Weligama or Sandy Village couldn’t be more apt for surfers and beach-lovers in general. This idyllic village’s transformation began when one of the country’s oldest surfing schools, and one of its few ISA-certified surf instructors, started operating. Hikkaduwa, Unawatuna and Hikkaduwa were becoming popular among tourists but they weren’t exactly inviting to novices. Weligama soon filled that hole. Today, partly in thanks to Weligama’s inviting waves, surfing as a sport shows signs of increasing in popularity - even among locals.
Unawatuna (or Una as the locals call it) was the primary beneficiary of increased tourist visits to Hikkaduwa and Galle. For decades it was a ...
Unawatuna (or Una as the locals call it) was the primary beneficiary of increased tourist visits to Hikkaduwa and Galle. For decades it was a tiny outpost, popular among divers and marine biologists, but has expanded since mid-2005 as one of the most exciting beach towns in the country. The beach is narrow, but lined with hotels offering accommodations, views of the ocean, and signature menus. The lagoon is calm and inviting, and seeing people float around languidly under the sun is a common sight.
The Unawatuna beach is also a gateway to the oceans: boat-rides from here will take you up close and personal with dolphins and whales as they eat, play and lunge out of the water.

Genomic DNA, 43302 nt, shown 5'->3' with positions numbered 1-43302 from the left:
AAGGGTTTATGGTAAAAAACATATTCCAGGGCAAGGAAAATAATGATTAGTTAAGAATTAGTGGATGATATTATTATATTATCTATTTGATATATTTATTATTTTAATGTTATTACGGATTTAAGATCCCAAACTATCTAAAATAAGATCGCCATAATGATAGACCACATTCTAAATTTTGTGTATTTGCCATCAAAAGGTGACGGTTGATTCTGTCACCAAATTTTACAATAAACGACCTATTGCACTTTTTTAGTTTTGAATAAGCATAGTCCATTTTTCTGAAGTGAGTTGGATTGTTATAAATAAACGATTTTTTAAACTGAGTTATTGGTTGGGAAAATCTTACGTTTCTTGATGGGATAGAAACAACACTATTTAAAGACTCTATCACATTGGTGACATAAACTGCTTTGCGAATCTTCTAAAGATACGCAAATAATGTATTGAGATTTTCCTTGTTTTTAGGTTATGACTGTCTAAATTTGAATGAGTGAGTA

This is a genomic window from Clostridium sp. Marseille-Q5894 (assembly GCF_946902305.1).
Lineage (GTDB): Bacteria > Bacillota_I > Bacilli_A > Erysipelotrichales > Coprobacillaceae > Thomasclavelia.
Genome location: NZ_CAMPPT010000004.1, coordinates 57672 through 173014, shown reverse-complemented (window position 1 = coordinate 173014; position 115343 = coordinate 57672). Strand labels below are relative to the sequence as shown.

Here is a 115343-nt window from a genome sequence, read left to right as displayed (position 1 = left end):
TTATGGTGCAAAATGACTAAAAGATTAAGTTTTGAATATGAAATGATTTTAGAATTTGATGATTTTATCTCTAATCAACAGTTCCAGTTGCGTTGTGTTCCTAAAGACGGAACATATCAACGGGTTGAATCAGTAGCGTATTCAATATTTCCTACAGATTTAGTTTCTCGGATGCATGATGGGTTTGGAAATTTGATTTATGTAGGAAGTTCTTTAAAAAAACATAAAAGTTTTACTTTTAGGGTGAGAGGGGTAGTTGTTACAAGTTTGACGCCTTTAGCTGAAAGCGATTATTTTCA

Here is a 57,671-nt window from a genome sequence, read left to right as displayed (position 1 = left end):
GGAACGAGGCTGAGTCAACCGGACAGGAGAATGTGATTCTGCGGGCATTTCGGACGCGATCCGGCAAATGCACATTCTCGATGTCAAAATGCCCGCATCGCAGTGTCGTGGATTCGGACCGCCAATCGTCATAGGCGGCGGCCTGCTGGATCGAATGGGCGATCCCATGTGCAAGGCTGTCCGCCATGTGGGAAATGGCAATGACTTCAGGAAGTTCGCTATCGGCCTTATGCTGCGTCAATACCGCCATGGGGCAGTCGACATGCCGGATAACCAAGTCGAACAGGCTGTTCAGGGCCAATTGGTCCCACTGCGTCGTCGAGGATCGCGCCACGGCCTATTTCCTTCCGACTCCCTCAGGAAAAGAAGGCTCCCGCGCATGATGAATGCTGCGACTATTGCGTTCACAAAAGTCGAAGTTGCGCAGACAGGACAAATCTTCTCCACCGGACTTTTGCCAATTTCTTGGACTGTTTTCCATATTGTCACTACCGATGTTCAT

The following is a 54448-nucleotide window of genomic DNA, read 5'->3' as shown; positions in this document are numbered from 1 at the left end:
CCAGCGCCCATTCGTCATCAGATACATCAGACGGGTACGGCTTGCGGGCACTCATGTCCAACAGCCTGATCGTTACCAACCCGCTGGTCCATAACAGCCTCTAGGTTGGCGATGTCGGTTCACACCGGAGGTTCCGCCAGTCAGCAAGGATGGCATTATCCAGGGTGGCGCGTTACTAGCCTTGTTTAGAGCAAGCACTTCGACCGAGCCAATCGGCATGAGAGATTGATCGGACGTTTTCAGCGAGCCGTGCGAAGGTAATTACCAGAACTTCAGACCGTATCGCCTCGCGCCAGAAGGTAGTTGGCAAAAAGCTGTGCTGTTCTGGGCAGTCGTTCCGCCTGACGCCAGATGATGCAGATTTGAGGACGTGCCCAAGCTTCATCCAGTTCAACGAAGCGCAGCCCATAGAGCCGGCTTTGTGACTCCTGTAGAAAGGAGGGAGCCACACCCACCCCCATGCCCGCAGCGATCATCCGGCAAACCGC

During season time, Unawatuna doesn’t sleep. This is among Sri Lanka’s favourite nightlife spots with EDM festivals being very popular among tourists and locals.
The first of the Big 3 Beach resorts, Hikkaduwa (lovingly called Hikka by the locals) was a tiny sea-front village that became a favourite among surfers in the late 90s and early 2000s. Today, it offers accommodation, both high-end and budget, along its coastline. Depending on where travellers choose to stay, generally they’d have access to the respective property’s beach front. Some hotels offer private beaches while others are a lot more relaxed.
Around Hikkaduwa, visitors have access to charming arts and crafts marketplace that offer a variety of locally-sourced handicrafts and garments for sale.
The season time; from November to April offers the best time for water-sports and exploratory activities such as surfing and diving.
Sighting Beruwela’s beaches lets travellers know that the Sri Lanka’s incredible southern coastal belt is starting. This town of gem merchants is home to high-end ...
Sighting Beruwela’s beaches lets travellers know that the Sri Lanka’s incredible southern coastal belt is starting. This town of gem merchants is home to high-end hotels that dot the coast. The beach themselves are renowned for their pristine white beaches and crystal blue waters. Other attractions within the area include the Beruwela Harbour which, for a nominal fee, you can explore on foot; more adventurous tourists can take a short boat ride to the lighthouse, situated on a tiny island, and enjoy a panoramic view of the coast.
Bentota is the grand old dame of Sri Lankan beach resorts. Colonial powers from the Portuguese to the British came upon its picturesque beach, especially ...
Bentota is the grand old dame of Sri Lankan beach resorts. Colonial powers from the Portuguese to the British came upon its picturesque beach, especially the post-card-perfect coconut trees and white sand, and were left mesmerized. Today, that heritage can be seen in the Bentota Beach Hotel – once a fort, it was converted into a Dutch rest house before the British, yearning for relief from the cold weather in their homeland, built a resort.